Jun Wang. Credit: BGI

Jun Wang is one of China’s most famous scientists. Since joining the genome-sequencing powerhouse BGI when it started up 16 years ago, he has participated in some of its biggest accomplishments. These include sequencing the first genome of an Asian person1, the giant panda2 and the human gut microbiome3, as well as contributions to the Human Genome Project. Wang has led BGI since 2007 (when it stopped using the name Beijing Genomics Institute and moved its headquarters to Shenzhen). But on 17 July, the institute announced that he will give up that position to pursue research into artificial intelligence (AI). 

In an exclusive interview, Wang tells Nature why he now plans to devote himself to a new “lifetime project” of creating an AI health-monitoring system that would identify relationships between individual human genomic data, physiological traits (phenotypes) and lifestyle choices in order to provide advice on healthier living and to predict, and prevent, disease. This interview has been edited and condensed for clarity.

What is the concept behind your AI project?

Basically, I am just trying to feed an AI system with masses of data. Then that system could learn to understand human health and human life better than we do. The AI will try to draw a formula for life. Life is digital, like a computer program if you want to understand the results of the programming, how the genes lead to phenotypes, it is sufficiently complicated for you to need an AI system to figure out the rules.

I am a risk-taker. I am betting all of my credibility on this. Jun Wang, BGI

The AI system will basically consist of two components. The first is the big supercomputing platforms. We already have access to those through cloud computing and supercomputing centres. These will run or devise algorithms that look for relationships between genes, lifestyle and environmental factors, and predict phenotypes. The other thing is big data. We want to have data from one million individuals. And we want the data to be alive, in the sense that they can update their phenotype information at any time point. Other big computing companies, such as Google, could eventually do this, but we want to do it first. And we have the experience with the big data.

You need a million genomes for this?

To really understand complex traits that are determined by a lot of genes, such as height, you will need a million samples. We have 100,000 now, and it is just not enough. But I don’t want to end at one million. Ten million, 100 million will be next. And it is not just the genome. We will get data at many levels — genomics, proteomics, metabolomics and lipidomics. As well as the other ‘omics’ data, we will include your life information, how much you exercise, environmental data. All this will be part of it. We will have one terabyte per person, so one exabyte for a million people.

Everything from the genotype to the phenotype can be digitized. To make AI work, we have to make it digital. I am more concerned with digital life in general than just genomics. It’s not a million-genome project, it’s a million-digitized-lives project.

What is the end goal?

The end goal is to develop an ecosystem. It will be a virtual village. When people ‘stay’ in the virtual village, it will advise them on how to live more healthily and for longer, including hints about what they should eat and what exercise they should be taking. It could tell them about warning signs before they get depressed; when they are stressed, it could tell them how to release the stress. All the advice will be based on various factors including genetic make-up and lifestyle. Individuals, doctors, researchers, pharma companies will all be part of it.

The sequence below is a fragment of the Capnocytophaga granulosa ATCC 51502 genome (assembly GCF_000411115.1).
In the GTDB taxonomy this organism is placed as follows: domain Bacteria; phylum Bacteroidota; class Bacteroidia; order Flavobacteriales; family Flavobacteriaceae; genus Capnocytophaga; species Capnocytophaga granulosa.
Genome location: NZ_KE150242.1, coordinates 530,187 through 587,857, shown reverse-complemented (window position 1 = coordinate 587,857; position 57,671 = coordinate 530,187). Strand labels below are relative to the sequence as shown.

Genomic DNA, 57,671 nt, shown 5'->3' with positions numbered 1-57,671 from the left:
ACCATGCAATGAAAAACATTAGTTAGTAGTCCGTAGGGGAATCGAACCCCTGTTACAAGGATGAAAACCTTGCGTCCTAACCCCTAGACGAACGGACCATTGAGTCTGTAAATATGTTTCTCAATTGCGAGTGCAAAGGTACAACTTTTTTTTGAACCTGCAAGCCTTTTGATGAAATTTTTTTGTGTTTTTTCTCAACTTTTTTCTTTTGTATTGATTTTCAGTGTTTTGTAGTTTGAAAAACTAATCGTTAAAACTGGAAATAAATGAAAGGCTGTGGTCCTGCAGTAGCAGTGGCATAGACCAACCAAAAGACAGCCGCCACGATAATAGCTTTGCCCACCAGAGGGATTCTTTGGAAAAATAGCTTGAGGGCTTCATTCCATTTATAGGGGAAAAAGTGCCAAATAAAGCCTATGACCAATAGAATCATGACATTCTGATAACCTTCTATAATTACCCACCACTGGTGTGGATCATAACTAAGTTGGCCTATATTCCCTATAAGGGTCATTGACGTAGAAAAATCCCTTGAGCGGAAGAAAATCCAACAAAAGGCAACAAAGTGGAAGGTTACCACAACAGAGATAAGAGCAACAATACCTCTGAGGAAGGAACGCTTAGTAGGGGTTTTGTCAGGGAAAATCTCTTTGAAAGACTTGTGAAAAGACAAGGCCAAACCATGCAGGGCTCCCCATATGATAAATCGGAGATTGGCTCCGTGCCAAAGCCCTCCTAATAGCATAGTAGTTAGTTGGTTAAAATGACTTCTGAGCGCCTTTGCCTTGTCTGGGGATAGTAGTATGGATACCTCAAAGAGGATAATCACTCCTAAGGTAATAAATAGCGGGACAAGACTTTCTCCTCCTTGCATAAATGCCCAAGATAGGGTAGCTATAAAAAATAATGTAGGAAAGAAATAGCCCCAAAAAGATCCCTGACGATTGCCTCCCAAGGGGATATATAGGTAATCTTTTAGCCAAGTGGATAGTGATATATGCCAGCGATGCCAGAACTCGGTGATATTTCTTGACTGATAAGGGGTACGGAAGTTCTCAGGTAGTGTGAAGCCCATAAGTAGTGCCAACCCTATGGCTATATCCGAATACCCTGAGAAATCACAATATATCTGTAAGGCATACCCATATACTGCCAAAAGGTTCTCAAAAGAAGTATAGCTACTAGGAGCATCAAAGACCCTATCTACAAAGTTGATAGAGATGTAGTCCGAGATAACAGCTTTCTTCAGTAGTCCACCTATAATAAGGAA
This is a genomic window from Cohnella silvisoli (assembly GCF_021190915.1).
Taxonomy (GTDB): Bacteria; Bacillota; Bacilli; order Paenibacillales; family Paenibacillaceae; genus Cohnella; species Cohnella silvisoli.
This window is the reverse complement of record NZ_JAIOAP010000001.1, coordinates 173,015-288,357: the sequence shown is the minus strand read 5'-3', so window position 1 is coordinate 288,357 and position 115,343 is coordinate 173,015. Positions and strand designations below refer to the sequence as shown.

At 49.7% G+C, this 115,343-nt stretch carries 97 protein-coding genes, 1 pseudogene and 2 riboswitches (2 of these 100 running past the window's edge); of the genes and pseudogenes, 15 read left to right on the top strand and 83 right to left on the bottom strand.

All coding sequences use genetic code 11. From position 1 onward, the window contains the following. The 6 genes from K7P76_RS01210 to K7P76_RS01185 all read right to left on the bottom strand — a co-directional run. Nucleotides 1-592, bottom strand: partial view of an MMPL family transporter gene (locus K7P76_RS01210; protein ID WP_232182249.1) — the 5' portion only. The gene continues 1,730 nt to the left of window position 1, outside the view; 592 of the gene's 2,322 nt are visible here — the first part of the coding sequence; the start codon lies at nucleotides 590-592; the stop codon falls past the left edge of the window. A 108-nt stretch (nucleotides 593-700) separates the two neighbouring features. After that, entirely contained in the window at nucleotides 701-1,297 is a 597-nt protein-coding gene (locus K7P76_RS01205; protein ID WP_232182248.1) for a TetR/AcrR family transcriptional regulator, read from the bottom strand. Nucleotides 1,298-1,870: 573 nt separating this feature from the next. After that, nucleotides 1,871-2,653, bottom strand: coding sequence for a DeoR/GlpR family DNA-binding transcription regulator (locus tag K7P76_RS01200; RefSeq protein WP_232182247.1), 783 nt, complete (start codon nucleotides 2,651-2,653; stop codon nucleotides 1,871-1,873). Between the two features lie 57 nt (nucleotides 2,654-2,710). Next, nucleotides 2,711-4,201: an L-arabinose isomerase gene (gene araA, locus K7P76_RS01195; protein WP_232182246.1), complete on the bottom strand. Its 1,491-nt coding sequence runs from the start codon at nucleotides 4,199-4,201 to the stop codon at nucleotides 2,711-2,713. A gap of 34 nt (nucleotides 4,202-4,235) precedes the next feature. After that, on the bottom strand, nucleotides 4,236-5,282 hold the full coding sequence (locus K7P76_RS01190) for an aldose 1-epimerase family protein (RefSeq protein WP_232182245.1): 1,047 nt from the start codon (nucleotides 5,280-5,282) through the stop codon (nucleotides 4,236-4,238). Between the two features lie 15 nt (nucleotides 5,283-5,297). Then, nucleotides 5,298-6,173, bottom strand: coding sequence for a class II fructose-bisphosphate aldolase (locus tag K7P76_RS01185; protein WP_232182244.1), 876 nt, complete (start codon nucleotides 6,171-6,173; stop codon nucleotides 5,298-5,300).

Even if the AI system can’t find the answers, maybe the pharma companies will. The data will still be valuable.

How will you finance the project?

I am thinking that I may try to raise 10 billion yuan (US$1.6 billion) to make the first prototype [based on a million samples]. I don’t really think about how to get the money. If you do the right thing — if you have a virtual village where people live longer and are healthier — the money will follow. I will test the water on several business models. Each one will have ways of trying to make people stick to the platform. I don’t know which will win. Maybe we will have to recruit 10 million people to get a 1-million-person complete dataset. But who cares. Let’s just do it.

Is this project the only reason that you stepped down from leading BGI? There are rumours that you were forced out because you failed to bring the company to an IPO [initial public offering].

People speculated a lot on the reasons, and it was quite annoying. The plans for an IPO are on the right track. One of the main reasons I resigned as chief executive is that the current BGI model is increasingly a diagnostics or research-service model, and it is quite stable now. I want to do more than that. But BGI will still be a very important part of the new initiative.

What do you say to the concern that this sounds too ambitious?

I don’t know. I just do it. I’ve been through that a lot. People have told me I had crazy ideas before — the rice genome project or the short-read assembly of the panda genome [an influential demonstration of next-generation sequencing that used small fragments, or ‘short reads’, of DNA]. But you know, it turned out pretty good.

This is my lifetime project. Before I retire, I want to make this happen. I’m 39, so I hope to make the whole thing happen in the next 20 years. I’m a little bit nervous, but also excited, because I know I'm doing the right thing. I am a risk-taker. I am betting all of my credibility on this.